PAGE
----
CAFC Upholds PTAB’s Finding that Samsung Failed to Prove Magnetic Stripe Emulator Claims Obvious

“The CAFC acknowledged that the Board’s analysis ‘may not be a model of clarity,’ but added that it doesn’t require ‘perfect explanations’….  “[W]e may affirm the PTAB’s findings ‘if we may reasonably discern that it followed a proper path, even if that path is less than perfectly clear.’”

CAFCThe U.S. Court of Appeals for the Federal Circuit (CAFC) on Tuesday affirmed a Patent Trial and Appeal Board (PTAB) ruling that Samsung Electronics had failed to prove certain claims of Dynamics, Inc.’s patent for a magnetic stripe emulator that communicates with credit card readers unpatentable as obvious.

Samsung petitioned the PTAB for inter partes review (IPR) of claims 1 and 5-8 of U.S. Patent No. 8,827,153. The patent is directed to “magnetic stripe emulators” for “generat[ing] electromagnetic fields that directly communicate data to a read-head of a magnetic stripe reader,” such as the magnetic stripes on credit cards. Samsung argued that the claims would have been obvious over U.S. Patent No. 4,868,376 (Lessin) and U.S. Patent No. 7,690,580 (Shoemaker), or alternatively, would have been obvious over U.S. Patent No. 6,206,293 (Gutman) in view of Shoemaker.

Motivation to Combine Arguments Fail

Samsung said the combination of Lessin and Shoemaker disclosed claim 1’s “wherein limitation,” which reads “wherein said device is operable to retrieve said digital representation from a plurality of digital representations of said at least one track of magnetic stripe data.” Specifically, Samsung said that Shoemaker disclosed “a plurality of digital representations of one or more tracks of magnetic stripe data.” On appeal, Samsung argued that the PTAB failed to address the argument that one of the ways in which Shoemaker disclosed this plurality of representations was “by teaching the communication of forward- and reverse-oriented track data depending on the direction its card is swiped (directional representations).” In failing to address this argument Samsung also said the PTAB violated the Administrative Procedures Act (APA).

The CAFC did not agree, saying that Samsung was “simply incorrect” that the Board did not address this argument. “Not only did the Board acknowledge the argument…it expressly found that ‘[d]espite [Samsung’s] . . .argument that Shoemaker discloses a card emulating the same track data regardless of directionality, we find the record does not support [its] contention,’” wrote the CAFC.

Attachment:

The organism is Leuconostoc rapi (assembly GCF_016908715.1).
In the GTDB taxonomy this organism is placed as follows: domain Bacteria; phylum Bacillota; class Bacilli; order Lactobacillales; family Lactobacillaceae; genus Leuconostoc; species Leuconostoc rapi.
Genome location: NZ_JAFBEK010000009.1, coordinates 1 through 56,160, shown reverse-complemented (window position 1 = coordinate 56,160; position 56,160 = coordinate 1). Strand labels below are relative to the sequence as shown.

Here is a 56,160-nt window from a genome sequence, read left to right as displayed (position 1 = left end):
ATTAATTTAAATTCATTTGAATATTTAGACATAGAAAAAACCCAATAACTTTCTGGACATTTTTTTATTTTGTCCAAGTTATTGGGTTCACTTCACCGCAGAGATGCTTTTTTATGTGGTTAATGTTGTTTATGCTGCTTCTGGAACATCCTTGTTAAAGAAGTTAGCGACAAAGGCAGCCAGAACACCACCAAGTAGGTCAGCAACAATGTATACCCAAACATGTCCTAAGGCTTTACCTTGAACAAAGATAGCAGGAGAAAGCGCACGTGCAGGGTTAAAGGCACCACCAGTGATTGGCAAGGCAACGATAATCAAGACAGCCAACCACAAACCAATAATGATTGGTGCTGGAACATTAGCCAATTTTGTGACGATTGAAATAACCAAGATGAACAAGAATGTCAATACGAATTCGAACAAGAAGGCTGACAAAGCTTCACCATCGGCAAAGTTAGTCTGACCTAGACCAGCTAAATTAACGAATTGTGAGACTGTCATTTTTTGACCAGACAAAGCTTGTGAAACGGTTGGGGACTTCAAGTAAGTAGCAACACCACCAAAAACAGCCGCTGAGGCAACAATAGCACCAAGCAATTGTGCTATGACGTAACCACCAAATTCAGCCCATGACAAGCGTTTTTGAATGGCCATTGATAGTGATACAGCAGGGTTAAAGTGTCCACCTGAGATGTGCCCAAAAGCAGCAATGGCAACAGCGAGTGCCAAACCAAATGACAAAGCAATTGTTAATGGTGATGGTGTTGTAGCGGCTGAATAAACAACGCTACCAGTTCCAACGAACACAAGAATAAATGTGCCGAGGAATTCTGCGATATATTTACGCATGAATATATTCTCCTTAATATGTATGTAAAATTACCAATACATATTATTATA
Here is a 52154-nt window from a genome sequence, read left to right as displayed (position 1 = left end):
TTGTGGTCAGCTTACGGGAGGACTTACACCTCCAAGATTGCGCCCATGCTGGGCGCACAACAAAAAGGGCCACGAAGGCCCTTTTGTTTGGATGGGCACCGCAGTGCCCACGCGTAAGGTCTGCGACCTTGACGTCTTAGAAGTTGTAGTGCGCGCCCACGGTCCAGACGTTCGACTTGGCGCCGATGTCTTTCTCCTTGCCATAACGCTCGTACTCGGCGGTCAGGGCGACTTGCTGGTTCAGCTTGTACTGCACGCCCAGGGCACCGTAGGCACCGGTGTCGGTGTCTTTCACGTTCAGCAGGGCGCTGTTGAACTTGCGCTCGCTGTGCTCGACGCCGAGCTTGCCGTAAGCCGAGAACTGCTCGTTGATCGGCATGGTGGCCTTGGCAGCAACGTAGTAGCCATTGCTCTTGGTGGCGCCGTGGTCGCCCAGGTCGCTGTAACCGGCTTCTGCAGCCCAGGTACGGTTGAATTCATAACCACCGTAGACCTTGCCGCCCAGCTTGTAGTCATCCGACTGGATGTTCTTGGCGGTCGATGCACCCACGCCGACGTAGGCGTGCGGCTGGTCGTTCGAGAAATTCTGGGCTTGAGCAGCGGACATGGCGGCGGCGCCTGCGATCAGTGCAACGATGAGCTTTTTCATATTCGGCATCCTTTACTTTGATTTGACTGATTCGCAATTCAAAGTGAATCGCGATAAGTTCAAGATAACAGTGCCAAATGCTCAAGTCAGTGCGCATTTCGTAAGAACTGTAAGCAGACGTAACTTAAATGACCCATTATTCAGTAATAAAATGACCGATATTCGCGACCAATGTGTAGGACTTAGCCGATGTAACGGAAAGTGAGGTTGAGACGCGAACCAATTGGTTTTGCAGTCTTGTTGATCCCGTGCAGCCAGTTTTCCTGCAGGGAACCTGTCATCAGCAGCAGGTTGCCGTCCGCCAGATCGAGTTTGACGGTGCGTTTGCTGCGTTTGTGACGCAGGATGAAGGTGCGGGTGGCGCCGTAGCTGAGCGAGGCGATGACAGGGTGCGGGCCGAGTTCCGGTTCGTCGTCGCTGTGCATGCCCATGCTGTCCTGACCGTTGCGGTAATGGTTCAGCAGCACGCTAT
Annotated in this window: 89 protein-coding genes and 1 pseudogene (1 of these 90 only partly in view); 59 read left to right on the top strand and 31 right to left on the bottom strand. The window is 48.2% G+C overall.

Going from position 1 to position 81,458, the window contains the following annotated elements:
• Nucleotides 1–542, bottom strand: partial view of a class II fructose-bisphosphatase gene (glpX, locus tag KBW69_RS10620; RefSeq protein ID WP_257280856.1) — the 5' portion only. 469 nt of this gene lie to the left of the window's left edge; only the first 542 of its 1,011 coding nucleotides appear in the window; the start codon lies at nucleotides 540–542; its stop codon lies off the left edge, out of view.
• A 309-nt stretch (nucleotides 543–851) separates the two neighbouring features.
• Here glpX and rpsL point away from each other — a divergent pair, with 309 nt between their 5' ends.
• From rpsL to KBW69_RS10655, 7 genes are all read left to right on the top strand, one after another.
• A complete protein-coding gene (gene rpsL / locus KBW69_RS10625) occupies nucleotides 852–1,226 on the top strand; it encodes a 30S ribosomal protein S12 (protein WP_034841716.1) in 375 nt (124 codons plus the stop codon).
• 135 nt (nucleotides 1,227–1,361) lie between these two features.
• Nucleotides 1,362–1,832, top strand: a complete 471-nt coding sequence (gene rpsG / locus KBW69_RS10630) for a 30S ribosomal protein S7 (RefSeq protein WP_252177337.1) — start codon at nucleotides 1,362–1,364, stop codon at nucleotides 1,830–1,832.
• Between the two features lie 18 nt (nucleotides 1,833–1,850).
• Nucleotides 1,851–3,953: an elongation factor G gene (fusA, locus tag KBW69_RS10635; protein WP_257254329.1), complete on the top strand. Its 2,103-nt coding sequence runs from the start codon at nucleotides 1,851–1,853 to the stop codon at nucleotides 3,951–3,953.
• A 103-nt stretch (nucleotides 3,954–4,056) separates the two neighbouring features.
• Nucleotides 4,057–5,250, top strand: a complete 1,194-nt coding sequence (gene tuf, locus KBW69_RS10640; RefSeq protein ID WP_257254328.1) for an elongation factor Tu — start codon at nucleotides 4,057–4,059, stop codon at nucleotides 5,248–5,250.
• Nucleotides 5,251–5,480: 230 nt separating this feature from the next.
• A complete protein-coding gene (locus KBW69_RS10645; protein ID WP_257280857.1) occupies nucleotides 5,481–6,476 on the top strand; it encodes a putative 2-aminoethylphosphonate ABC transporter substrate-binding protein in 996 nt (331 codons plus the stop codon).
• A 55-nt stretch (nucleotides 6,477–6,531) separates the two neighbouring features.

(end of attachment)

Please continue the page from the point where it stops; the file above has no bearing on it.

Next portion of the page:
During oral argument, Samsung attempted to assert that the PTAB’s decision failed to adequately analyze the directional representations instead, but the CAFC said this argument was forfeited because it was not adequately raised in Samsung’s opening brief. “While Samsung’s opening brief alludes in passing to an alleged lack of clarity in the Board’s analysis, those statements cannot fairly be read in context to have raised any argument in the alternative,” explained the court. That criticism was instead made to support Samsung’s contention that the Board had failed to address the argument concerning Shoemaker’s directional representations.

Ultimately, the PTAB’s finding that Shoemaker does not read on the claim limitation because “when its card determines swipe direction it then represents or encodes the data on the dynamically reconfigurable data interface so that the data stream is always provided in the experienced order irrespective of the swipe direction,” and its subsequent holding that the combination of Lessin and Shoemaker therefore did not demonstrate that a skilled artisan would have been motivated to combine the references, “charts a clearly discernable path.” The CAFC did acknowledge that the Board’s analysis “may not be a model of clarity,” but added that it doesn’t require “perfect explanations,” citing In re Nuvasive, Inc, in which the court held that “we may affirm the PTAB’s findings ‘if we may reasonably discern that it followed a proper path, even if that path is less than perfectly clear.’”

The CAFC next agreed with the PTAB that a skilled artisan would not have been motivated to combine Gutman in view of Shoemaker. Samsung said that the combination of these two references teach the wherein limitation of Claim 1 of Dynamics’ patent, arguing that a person skilled in the art “would have been motivated to modify Gutman to incorporate the directional representations of Shoemaker into Gutman’s memory” in order to improve the technology. But the PTAB, and on appeal, the CAFC, said that Samsung’s argument failed in that it did not make clear how altering either reference from its original would improve functionality or how this combination would be more commercially convenient for customers.

No Legal Error

The court also rejected Samsung’s contention that the PTAB legally erred in “1) requiring Gutman or Shoemaker to provide an express motivation to combine, and (2) the Board erred by reversing Samsung’s proposed obviousness combination, treating Shoemaker as the primary reference to be modified in view of Gutman.” The court said the Board considered Samsung’s proposed motivations to combine, rather than requiring an express motivation to combine, and that its second argument was grounded in a single sentence made by the Board while ignoring the remainder of the decision. “[T]he Board found that Samsung’s proposed modification of Gutman amounted to the combination of ‘disparate parts of the prior art’ without a sufficient explanation as to why a skilled artisan “would have chosen the specific features relied upon by [Samsung] to read on the claim,’” said the court. “That reasoning was not legal error.”

 

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